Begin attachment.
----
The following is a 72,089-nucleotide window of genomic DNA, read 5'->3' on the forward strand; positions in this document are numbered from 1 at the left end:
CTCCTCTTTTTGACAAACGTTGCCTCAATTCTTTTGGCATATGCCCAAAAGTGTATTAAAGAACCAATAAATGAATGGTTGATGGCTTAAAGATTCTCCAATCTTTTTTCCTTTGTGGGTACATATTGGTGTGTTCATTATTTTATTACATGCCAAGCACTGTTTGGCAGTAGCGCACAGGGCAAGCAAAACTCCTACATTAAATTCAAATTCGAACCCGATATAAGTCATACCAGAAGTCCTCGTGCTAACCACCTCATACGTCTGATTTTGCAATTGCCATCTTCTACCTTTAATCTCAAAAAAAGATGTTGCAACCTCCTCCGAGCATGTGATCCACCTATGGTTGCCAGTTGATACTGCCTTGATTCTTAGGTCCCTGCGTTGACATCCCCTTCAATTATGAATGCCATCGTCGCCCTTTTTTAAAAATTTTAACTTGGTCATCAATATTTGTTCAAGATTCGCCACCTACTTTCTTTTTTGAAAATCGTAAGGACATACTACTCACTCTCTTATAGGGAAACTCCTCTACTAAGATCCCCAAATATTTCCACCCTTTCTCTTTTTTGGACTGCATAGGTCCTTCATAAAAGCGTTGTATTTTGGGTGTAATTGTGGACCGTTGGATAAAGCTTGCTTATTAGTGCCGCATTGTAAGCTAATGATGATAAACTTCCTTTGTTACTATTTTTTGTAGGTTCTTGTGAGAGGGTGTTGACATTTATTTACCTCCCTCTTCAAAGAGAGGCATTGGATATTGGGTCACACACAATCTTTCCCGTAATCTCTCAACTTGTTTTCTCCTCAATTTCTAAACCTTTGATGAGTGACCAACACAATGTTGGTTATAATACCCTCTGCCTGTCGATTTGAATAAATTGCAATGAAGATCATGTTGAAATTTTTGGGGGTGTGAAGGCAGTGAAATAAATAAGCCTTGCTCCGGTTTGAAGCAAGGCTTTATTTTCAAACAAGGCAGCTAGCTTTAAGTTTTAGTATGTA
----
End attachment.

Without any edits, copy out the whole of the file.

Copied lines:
The following is a 72,089-nucleotide window of genomic DNA, read 5'->3' on the forward strand; positions in this document are numbered from 1 at the left end:
CTCCTCTTTTTGACAAACGTTGCCTCAATTCTTTTGGCATATGCCCAAAAGTGTATTAAAGAACCAATAAATGAATGGTTGATGGCTTAAAGATTCTCCAATCTTTTTTCCTTTGTGGGTACATATTGGTGTGTTCATTATTTTATTACATGCCAAGCACTGTTTGGCAGTAGCGCACAGGGCAAGCAAAACTCCTACATTAAATTCAAATTCGAACCCGATATAAGTCATACCAGAAGTCCTCGTGCTAACCACCTCATACGTCTGATTTTGCAATTGCCATCTTCTACCTTTAATCTCAAAAAAAGATGTTGCAACCTCCTCCGAGCATGTGATCCACCTATGGTTGCCAGTTGATACTGCCTTGATTCTTAGGTCCCTGCGTTGACATCCCCTTCAATTATGAATGCCATCGTCGCCCTTTTTTAAAAATTTTAACTTGGTCATCAATATTTGTTCAAGATTCGCCACCTACTTTCTTTTTTGAAAATCGTAAGGACATACTACTCACTCTCTTATAGGGAAACTCCTCTACTAAGATCCCCAAATATTTCCACCCTTTCTCTTTTTTGGACTGCATAGGTCCTTCATAAAAGCGTTGTATTTTGGGTGTAATTGTGGACCGTTGGATAAAGCTTGCTTATTAGTGCCGCATTGTAAGCTAATGATGATAAACTTCCTTTGTTACTATTTTTTGTAGGTTCTTGTGAGAGGGTGTTGACATTTATTTACCTCCCTCTTCAAAGAGAGGCATTGGATATTGGGTCACACACAATCTTTCCCGTAATCTCTCAACTTGTTTTCTCCTCAATTTCTAAACCTTTGATGAGTGACCAACACAATGTTGGTTATAATACCCTCTGCCTGTCGATTTGAATAAATTGCAATGAAGATCATGTTGAAATTTTTGGGGGTGTGAAGGCAGTGAAATAAATAAGCCTTGCTCCGGTTTGAAGCAAGGCTTTATTTTCAAACAAGGCAGCTAGCTTTAAGTTTTAGTATGTA